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Atomic layer deposition (ALD) offers exciting possibilities for controlling the structure and composition of surfaces on the atomic scale in heterogeneous catalysts and solid oxide fuel cell (SOFC) electrodes. However, while ALD procedures and equipment are well developed for applications involving flat surfaces, the conditions required for ALD in porous materials with a large surface area need to be very different. The materials (e.g., rare earths and other functional oxides) that are of interest for catalytic applications will also be different. For flat surfaces, rapid cycling, enabled by high carrier-gas flow rates, is necessary in order to rapidly grow thicker films. By contrast, ALD films in porous materials rarely need to be more than 1 nm thick. The elimination of diffusion gradients, efficient use of precursors, and ligand removal with less reactive precursors are the major factors that need to be controlled. In this review, criteria will be outlined for the successful use of ALD in porous materials. Examples of opportunities for using ALD to modify heterogeneous catalysts and SOFC electrodes will be given.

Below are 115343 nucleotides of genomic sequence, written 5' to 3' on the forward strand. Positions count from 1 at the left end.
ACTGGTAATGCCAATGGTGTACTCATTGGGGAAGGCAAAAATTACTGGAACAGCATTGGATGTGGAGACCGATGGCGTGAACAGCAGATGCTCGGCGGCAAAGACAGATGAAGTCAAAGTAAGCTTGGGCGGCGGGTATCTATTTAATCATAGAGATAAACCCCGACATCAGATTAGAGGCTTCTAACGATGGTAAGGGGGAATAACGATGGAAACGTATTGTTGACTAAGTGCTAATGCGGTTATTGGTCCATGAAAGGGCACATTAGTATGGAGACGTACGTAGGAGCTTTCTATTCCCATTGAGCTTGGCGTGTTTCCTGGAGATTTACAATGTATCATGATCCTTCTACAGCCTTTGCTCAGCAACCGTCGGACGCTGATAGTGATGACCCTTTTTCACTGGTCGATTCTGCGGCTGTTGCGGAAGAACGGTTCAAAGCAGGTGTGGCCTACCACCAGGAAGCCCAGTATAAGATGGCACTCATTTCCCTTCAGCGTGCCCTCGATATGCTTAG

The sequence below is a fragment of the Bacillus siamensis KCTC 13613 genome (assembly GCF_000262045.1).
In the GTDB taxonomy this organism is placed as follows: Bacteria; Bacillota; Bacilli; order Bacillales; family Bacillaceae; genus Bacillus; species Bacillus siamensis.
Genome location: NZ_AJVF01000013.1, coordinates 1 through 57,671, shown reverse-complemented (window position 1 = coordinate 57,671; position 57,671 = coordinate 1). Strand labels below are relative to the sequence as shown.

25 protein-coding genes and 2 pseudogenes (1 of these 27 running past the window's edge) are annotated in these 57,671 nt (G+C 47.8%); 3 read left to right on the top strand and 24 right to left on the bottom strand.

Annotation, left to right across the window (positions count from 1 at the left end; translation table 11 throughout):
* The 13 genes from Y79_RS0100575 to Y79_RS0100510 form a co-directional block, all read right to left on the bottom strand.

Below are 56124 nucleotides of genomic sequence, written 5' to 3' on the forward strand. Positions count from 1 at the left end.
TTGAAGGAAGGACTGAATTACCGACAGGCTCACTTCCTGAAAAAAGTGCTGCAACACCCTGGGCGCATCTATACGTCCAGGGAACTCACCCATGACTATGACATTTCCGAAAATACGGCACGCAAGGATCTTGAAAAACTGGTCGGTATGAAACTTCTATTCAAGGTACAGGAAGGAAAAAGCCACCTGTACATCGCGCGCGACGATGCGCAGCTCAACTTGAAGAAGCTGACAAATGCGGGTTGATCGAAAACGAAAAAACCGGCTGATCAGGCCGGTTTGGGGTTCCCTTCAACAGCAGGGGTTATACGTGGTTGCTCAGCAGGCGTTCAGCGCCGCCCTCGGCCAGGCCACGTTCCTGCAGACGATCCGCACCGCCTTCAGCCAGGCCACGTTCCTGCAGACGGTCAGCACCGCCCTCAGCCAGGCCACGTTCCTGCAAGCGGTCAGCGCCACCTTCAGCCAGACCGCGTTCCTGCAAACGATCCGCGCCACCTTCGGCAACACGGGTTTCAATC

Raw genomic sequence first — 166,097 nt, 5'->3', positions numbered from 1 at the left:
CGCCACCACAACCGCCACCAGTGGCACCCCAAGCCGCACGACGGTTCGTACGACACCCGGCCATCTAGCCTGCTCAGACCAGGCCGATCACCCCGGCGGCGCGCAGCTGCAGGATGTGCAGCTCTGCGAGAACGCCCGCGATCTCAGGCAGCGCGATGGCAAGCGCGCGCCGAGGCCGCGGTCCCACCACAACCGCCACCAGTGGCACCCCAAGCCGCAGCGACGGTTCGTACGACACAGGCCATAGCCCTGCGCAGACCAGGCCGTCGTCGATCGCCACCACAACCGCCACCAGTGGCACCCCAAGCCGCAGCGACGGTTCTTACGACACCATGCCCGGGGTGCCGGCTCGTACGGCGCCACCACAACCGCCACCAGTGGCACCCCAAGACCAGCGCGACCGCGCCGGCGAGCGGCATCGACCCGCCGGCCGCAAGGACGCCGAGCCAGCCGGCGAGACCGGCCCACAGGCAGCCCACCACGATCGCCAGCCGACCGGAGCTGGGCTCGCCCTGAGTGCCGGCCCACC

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Onn, T. M., Küngas, R., Fornasiero, P., Huang, K., & Gorte, R. J. (2018). Atomic Layer Deposition on Porous Materials: Problems with Conventional Approaches to Catalyst and Fuel Cell Electrode Preparation. Inorganics, 6(1), 34. doi:10.3390/inorganics6010034